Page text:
Jul 18 2018

Turkish refugees: “Our body is here, but our soul is there”

Political upheaval in Turkey and fighting in the country’s Kurdish majority Southeast region have led to a surge in job dismissals, detainments, and court cases, leaving many to flee the country.

These conditions don’t leave much of a future in Turkey for many. Some are leaving Turkey after receiving lengthy prison sentences, and others are leaving out of concern that they could be arrested.

The two women who spoke with Ahval News went to Europe as refugees, and they are just two of dozens of other women who have felt forced to leave the country. While they have different stories, many share two commonalities: love of their country but a pressure to leave Turkey due to a lack of justice.

One reason for this is the number of presidential decrees issued by President Recep Tayyıp Erdoğan since the foiled military putsch in July 2016. These decrees have called for the sacking of civil servants including police, army officers, academics, and teachers. According to the Stockholm Center for Freedom, more than 160,000 civil servants have been dismissed as a result of these decrees since July 2016.

Mine Çetinkaya was one of those dismissed in 2017. She spent twenty years working as a teacher in Turkey as part of the Ministry of Education. She was also a member of Eğitim-Sen (Education and Science Workers’ Union), a left-wing trade union of educators.

Her story started when she was arrested as part of a broader investigation in 2009. When asked why a lawsuit was opened against her, she said, “I was arrested because of my involvement in the union. They established [terrorist] organization connections by construing it with my involvement in the union,” she said.

She served a nine-month prison sentence, but her case was still ongoing. Çetinkaya was then sentenced to an extra six years in prison when the case was concluded. Upon learning this, she fled.

Mine Çetinkaya

"I first thought that I would serve the six-year sentence. Then, there was another case opened about an anti-war protest I participated in as an observer. I was torn. There was a good chance that I would go to prison and not leave. It appeared to be six years, but this number would have gone up [while being] inside.”

Sixty-year-old Zarife Atık was involved in local politics and also left Turkey to avoid detention. She had been a provincial co-chair during the June 7, 2015 general elections for the pro-Kurdish People's Democratic Party (HDP), and she was also a member of the HDP party parliament.  

Atık also had lawsuits filed against her in Turkey. She went to Holland for a holiday four months ago and decided not to go back to Turkey over concerns of being detained and the pressure put on the opposition in recent years. The lawsuits were not her first run-in with the law in Turkey. Atık had already been to prison for ten months after protesting the military coup in 1980.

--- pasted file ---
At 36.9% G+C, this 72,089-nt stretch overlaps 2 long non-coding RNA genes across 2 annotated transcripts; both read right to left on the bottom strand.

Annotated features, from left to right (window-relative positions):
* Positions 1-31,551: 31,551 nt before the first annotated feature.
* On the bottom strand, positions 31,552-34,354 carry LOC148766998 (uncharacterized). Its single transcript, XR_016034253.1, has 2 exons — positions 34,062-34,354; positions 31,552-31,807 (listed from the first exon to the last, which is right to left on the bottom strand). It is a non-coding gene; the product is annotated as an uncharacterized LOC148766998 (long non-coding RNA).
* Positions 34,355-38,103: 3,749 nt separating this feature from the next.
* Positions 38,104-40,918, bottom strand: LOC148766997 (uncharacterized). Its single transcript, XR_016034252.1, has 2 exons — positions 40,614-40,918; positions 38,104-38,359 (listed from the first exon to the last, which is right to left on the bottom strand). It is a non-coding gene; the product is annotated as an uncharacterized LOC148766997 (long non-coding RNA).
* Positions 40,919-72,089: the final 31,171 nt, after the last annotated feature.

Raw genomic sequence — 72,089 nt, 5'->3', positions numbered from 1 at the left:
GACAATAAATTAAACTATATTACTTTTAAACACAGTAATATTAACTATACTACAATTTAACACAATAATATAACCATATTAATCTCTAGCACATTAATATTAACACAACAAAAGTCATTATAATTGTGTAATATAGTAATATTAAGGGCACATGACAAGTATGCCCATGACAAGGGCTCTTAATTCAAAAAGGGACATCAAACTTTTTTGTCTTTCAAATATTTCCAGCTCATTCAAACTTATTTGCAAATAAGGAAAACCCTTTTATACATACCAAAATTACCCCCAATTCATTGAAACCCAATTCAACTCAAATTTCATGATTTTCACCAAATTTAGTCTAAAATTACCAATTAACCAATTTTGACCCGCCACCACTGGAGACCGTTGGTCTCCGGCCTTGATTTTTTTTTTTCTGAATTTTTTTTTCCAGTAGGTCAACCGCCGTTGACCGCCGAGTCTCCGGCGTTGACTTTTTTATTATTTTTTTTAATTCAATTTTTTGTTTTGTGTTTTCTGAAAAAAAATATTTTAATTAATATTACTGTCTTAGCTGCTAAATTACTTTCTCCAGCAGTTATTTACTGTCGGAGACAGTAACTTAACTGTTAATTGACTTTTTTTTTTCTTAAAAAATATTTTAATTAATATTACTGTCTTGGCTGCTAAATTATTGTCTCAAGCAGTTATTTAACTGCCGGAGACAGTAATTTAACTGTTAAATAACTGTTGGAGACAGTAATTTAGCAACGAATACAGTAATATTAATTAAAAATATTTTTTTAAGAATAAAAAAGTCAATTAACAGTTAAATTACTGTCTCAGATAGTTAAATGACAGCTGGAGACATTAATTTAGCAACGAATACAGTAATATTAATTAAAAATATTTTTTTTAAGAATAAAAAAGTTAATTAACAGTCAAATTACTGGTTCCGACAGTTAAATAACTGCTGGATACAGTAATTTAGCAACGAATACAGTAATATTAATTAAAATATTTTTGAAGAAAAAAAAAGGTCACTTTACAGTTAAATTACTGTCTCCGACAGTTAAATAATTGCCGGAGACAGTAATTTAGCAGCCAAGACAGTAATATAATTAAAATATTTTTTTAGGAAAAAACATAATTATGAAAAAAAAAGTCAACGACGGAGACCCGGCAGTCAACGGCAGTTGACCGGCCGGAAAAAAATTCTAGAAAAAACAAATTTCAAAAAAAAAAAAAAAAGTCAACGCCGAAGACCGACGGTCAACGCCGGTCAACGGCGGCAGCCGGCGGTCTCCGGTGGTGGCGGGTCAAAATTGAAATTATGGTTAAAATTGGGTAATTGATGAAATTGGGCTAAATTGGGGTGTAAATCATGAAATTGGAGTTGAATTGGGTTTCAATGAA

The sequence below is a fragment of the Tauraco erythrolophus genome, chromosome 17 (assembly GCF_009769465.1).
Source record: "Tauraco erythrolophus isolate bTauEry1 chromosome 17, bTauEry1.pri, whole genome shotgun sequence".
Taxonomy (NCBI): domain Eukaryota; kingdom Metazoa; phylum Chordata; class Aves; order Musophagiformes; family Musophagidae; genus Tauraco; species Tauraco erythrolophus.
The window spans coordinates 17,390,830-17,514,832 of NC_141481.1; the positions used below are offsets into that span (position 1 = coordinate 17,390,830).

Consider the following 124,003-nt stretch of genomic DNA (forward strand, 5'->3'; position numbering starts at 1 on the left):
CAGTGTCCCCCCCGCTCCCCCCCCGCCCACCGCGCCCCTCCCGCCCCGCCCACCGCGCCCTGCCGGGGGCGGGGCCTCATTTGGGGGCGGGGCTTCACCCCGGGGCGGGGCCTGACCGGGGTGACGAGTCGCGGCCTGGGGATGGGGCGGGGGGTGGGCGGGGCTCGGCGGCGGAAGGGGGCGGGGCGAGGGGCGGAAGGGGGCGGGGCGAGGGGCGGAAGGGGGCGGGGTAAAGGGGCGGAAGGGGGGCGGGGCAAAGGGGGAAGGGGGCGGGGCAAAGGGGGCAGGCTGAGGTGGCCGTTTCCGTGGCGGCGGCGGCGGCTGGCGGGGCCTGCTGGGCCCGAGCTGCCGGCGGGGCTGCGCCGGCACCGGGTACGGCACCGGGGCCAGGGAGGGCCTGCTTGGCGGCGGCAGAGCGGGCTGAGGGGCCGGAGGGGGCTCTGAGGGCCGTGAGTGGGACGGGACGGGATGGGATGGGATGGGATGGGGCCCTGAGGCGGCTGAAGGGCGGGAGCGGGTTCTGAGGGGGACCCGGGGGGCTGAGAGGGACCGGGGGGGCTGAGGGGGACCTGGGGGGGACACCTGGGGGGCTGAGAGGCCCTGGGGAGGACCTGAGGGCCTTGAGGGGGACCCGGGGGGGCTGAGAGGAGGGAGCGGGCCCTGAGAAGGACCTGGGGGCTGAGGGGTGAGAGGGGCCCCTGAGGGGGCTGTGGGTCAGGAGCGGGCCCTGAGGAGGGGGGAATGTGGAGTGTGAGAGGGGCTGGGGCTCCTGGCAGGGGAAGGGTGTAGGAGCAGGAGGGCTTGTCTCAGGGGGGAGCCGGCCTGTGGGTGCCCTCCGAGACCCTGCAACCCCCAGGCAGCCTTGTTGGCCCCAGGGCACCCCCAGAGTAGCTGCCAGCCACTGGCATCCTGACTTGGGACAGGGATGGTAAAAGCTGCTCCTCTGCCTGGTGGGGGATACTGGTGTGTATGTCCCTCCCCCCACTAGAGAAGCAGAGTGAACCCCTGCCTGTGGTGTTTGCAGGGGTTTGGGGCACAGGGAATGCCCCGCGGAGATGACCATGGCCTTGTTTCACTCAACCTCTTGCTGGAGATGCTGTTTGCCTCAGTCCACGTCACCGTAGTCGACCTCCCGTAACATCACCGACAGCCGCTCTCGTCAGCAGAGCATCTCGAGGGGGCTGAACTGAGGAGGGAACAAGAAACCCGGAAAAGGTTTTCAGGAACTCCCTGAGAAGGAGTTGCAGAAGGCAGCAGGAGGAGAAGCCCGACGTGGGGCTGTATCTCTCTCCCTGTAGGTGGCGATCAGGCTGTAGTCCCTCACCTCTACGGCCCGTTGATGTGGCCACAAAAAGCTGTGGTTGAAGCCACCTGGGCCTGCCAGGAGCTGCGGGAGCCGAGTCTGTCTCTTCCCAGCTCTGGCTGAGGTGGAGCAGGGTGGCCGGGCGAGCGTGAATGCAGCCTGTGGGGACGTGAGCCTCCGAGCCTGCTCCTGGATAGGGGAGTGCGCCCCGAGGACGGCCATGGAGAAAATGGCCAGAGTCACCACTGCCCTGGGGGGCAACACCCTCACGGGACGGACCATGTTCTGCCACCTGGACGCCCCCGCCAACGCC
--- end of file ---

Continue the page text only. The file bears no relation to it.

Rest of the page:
When asked about the political climate in Turkey in recent years, Atık said that the collapse of the Peace Process as a major a blow to Turkey’s democracy. The Peace Process was a ceasefire to end the two-decades-long struggle between the government and the separatist Kurdistan Workers’ Party. However, the peace agreement broke down in the summer of 2015.

"People were in need of reconciliation in Turkey. It was a process that everyone enjoyed. Those in political power buried it. Turkey's democracy started dying in the November 1 [2015] elections."

Although she lives abroad, Atık says that she continues to closely follow developments in Turkey and commented, “There are thousands like me. There is nothing going forward. Still, I’ll continue to be the opposition.”

Atık criticized President Erdoğan and highlighted that the recent change from a parliamentary system to a presidential system of government shows the lack of independence within the government.

"Turkey has become a one-man regime. The one guy designs everything about the regime with presidential decrees. There is no parliament in Turkey as Erdoğan has assembled the parliament himself. Turkey is going through a dark and difficult period."

The journey to Europe can be a perilous one for some.

Because the government banned her from leaving the country, Çetinkaya first illegally crossed into Greece and then went onto Switzerland. She stayed in poor conditions at a refugee camp for seven months in Switzerland before being able to move into a house. Çetinkaya considers herself lucky.

“Because there are some people who stay in the camps for two or three years. I'm better now. But I don't have a house of my own. I don't have the right to work. I'm just learning the language.”

Although her living situation improved, Çetinkaya isn’t happy in Switzerland and said, “I had a profession in Turkey. I had a job. I had to come here with a backpack. My whole life was left behind.”

Atik echoed a similar sentiment. Her daughters and husband are in Turkey. She says that after a certain age, it's difficult to leave your loved ones behind for life in another country.

"There’s nothing as bad as being stuck in one place. Your life is restricted. You condemned yourself to something else. You try to familiarize yourself with the feeling of staying here. This is not something to get used to. Our body is here, but our soul is there."

She continued by saying, "I am speaking in pain. Staying here is a very painful thing. But this is a process, and that's how it goes."

The opinions expressed in this column are those of the author and do not necessarily reflect those of Ahval.